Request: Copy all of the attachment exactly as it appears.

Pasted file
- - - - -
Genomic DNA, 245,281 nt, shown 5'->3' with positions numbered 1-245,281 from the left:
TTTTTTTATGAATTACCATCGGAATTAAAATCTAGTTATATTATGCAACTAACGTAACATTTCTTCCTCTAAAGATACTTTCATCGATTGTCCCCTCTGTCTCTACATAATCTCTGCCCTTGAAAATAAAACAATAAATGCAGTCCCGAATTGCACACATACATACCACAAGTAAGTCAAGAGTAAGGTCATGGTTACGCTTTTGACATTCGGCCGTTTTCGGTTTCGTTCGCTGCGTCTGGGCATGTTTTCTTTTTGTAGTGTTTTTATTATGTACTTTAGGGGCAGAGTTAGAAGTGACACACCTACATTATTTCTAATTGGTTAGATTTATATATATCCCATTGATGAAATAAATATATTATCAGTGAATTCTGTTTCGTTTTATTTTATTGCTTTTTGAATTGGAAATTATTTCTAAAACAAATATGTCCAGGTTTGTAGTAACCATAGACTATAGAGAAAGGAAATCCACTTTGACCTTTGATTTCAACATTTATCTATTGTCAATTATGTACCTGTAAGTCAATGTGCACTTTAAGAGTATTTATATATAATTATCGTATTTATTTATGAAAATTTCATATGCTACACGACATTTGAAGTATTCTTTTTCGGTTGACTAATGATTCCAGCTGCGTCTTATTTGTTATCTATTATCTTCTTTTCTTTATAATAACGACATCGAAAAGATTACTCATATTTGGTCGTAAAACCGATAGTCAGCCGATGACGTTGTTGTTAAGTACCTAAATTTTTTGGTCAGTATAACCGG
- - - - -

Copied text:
Genomic DNA, 245,281 nt, shown 5'->3' with positions numbered 1-245,281 from the left:
TTTTTTTATGAATTACCATCGGAATTAAAATCTAGTTATATTATGCAACTAACGTAACATTTCTTCCTCTAAAGATACTTTCATCGATTGTCCCCTCTGTCTCTACATAATCTCTGCCCTTGAAAATAAAACAATAAATGCAGTCCCGAATTGCACACATACATACCACAAGTAAGTCAAGAGTAAGGTCATGGTTACGCTTTTGACATTCGGCCGTTTTCGGTTTCGTTCGCTGCGTCTGGGCATGTTTTCTTTTTGTAGTGTTTTTATTATGTACTTTAGGGGCAGAGTTAGAAGTGACACACCTACATTATTTCTAATTGGTTAGATTTATATATATCCCATTGATGAAATAAATATATTATCAGTGAATTCTGTTTCGTTTTATTTTATTGCTTTTTGAATTGGAAATTATTTCTAAAACAAATATGTCCAGGTTTGTAGTAACCATAGACTATAGAGAAAGGAAATCCACTTTGACCTTTGATTTCAACATTTATCTATTGTCAATTATGTACCTGTAAGTCAATGTGCACTTTAAGAGTATTTATATATAATTATCGTATTTATTTATGAAAATTTCATATGCTACACGACATTTGAAGTATTCTTTTTCGGTTGACTAATGATTCCAGCTGCGTCTTATTTGTTATCTATTATCTTCTTTTCTTTATAATAACGACATCGAAAAGATTACTCATATTTGGTCGTAAAACCGATAGTCAGCCGATGACGTTGTTGTTAAGTACCTAAATTTTTTGGTCAGTATAACCGG